Long before baseball captured the American imagination, another sport—also played with a bat and a ball—was part of the cultural landscape.
Although the sport of cricket is today thought of more as belonging to quiet English summers and to hot days in Asia, even before the United States came into being cricket was played in the New World, with the sport mentioned in private diaries as early as 1709 and in the public press in 1751. In fact, it is believed that George Washington himself watched some of his soldiers play “wickets”—which historians believe referred to cricket—in Valley Forge during the summer of 1778.
Despite such early roots, the shorter and faster-paced game of baseball eventually surpassed cricket in America, and the so-called “sport of kings” was reduced to little more than a niche interest for the elite. Cricket may yet make a comeback, however, thanks to the United States’ growing population of immigrants from India, Sri Lanka, Bangladesh and parts of the Caribbean—areas where, along with England, South Africa and Australia, cricket is still very much a popular sport. Throughout the United States, cricket clubs are popping up in big cities, on college campuses
My own long distance love affair with cricket dates to 2007. As a long-time Brit-o-phile, I have always been drawn to all things British. My favorite television program: Last of the Summer Wine. My favorite composers: Ralph Vaughan Williams, Thomas Tallis and Hamilton Harty. Movies, reading materials, dress, beer; my tastes in each of these areas has been heavily influenced by the British. I even listen to BBC Radio online and have for years.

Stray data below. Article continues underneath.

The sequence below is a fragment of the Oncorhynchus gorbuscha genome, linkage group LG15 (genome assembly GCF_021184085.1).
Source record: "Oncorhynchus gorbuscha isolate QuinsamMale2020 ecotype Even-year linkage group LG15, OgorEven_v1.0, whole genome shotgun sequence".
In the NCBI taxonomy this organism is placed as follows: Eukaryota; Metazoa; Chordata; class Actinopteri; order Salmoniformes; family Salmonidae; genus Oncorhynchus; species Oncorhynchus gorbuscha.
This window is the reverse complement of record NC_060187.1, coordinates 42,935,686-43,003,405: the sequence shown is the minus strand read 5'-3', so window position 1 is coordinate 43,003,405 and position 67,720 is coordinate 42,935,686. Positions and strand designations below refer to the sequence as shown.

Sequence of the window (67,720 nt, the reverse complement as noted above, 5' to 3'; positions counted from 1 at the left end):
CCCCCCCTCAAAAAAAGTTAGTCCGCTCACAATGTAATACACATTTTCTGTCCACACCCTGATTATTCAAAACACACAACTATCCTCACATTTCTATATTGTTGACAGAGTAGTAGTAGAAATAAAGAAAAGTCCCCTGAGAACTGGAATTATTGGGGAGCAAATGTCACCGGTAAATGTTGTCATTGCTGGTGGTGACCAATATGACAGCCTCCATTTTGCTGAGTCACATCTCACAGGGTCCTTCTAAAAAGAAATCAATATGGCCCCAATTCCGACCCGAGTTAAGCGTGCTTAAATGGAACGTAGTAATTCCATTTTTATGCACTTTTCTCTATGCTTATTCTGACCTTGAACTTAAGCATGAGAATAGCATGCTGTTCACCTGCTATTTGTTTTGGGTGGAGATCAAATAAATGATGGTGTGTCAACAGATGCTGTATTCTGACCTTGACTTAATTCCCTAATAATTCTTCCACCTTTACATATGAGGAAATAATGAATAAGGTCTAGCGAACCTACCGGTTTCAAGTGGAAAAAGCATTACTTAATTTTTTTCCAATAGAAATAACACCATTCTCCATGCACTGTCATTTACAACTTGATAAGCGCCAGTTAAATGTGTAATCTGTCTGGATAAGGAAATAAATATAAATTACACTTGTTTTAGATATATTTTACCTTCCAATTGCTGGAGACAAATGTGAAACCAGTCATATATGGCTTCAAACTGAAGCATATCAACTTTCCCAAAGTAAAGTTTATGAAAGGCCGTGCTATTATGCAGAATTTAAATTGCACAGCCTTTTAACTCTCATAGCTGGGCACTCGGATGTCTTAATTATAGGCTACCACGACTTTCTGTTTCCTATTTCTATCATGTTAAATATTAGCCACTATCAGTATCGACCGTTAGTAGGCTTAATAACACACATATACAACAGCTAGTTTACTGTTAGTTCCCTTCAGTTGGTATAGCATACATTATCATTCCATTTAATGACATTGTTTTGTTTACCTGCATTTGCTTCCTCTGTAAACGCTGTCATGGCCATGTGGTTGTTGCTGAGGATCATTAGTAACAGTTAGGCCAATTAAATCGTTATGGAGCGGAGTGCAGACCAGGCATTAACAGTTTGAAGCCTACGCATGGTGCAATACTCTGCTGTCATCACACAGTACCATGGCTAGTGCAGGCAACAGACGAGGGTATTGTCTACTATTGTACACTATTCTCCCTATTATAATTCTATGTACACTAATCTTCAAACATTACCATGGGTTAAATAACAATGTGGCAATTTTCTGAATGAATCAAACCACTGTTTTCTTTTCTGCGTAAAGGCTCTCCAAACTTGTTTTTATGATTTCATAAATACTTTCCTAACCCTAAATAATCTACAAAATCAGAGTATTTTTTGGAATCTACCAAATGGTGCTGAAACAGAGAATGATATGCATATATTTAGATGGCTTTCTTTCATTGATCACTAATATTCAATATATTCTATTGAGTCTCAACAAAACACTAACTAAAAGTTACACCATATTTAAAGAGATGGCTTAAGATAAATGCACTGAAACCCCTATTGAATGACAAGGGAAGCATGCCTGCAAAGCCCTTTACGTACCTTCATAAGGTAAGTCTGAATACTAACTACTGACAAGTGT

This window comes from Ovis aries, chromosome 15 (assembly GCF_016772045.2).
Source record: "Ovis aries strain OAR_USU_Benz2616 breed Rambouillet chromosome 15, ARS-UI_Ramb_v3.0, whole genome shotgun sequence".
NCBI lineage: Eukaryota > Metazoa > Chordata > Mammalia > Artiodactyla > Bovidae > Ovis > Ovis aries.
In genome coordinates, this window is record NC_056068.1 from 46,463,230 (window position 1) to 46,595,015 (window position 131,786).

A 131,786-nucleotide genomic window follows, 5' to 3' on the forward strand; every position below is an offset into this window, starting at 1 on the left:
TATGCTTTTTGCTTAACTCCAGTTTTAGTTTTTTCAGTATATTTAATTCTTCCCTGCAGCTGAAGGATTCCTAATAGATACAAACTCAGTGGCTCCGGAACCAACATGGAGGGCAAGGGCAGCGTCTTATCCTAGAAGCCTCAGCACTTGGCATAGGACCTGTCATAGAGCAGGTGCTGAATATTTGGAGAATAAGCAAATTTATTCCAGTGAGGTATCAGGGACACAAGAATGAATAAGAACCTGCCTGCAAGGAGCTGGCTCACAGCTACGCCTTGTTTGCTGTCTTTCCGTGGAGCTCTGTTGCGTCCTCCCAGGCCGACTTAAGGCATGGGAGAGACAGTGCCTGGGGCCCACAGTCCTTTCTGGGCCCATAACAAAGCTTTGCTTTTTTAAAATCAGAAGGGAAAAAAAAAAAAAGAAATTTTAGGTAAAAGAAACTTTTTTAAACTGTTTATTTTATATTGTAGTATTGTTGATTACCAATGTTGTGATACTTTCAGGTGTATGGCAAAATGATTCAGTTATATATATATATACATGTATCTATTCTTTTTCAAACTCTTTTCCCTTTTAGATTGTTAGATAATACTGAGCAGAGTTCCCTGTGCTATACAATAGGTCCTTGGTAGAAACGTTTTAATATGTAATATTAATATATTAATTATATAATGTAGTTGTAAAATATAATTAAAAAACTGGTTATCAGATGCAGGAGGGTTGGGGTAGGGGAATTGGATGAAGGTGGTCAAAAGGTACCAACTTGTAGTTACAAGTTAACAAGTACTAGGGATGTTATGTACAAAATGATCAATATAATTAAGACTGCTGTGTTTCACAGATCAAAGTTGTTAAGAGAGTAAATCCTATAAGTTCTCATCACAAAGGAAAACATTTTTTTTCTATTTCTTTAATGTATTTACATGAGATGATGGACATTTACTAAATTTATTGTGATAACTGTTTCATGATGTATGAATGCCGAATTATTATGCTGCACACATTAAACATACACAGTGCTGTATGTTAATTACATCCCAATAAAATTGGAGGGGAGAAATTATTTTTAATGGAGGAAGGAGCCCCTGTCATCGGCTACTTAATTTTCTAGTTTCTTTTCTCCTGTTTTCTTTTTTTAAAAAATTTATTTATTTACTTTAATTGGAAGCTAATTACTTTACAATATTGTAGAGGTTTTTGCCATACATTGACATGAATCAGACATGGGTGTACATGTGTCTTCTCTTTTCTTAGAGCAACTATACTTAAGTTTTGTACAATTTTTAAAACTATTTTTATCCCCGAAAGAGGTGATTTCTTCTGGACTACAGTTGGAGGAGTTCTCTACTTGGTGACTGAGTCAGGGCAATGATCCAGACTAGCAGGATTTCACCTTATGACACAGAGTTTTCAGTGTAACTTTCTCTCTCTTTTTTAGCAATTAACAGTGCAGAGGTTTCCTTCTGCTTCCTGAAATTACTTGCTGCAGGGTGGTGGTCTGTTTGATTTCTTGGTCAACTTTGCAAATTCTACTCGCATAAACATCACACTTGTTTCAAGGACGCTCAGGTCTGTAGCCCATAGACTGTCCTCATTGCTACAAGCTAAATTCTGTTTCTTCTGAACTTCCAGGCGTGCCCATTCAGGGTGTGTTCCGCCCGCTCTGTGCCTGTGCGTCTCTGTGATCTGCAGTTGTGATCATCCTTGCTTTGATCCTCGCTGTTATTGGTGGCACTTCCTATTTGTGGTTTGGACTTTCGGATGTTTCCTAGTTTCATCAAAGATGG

When I was younger, baseball was my game. I had been a fan of the Cincinnati Reds and Chicago Cubs before mostly losing interest in recent years. I had, in fact, lost interest in nearly all competitive sports. I had, however, always wanted to find out more about this strange-sounding game of cricket, and so in 2007 while browsing through the BBC News Web site I came across mention of the World Cup taking place in the West Indies. Although I couldn’t access the BBC online coverage, I looked around and found audio commentary being provided via www.cricketworld.com and began tuning in while at work.
I had no idea what was going on at first—why was someone bowling to a batsman, what was a sweep and a cut shot and why were there two batsmen changing ends all the time? Despite my lack of knowledge, though, as I listened to that World Cup I was enchanted and well and truly captured by this marvelous game. I came to understand some of the rudiments of the game, was able to follow along using some graphics of what a cricket pitch looks like and read up on some of the rules and history. I also managed to win an England ODI shirt—which I continue to wear quite often (much to my wife’s dismay), despite the fact that it now looks like something I took off of a dead bum in an alley.
My burgeoning enthusiasm wasn’t even hampered by England’s second round departure from the tournament—as mentioned above I’m long-time Chicago Cubs fan so I’m used to losing. (It’s a good thing, as England headed down a road that led to disappointment, defeat and major changes in the squad.)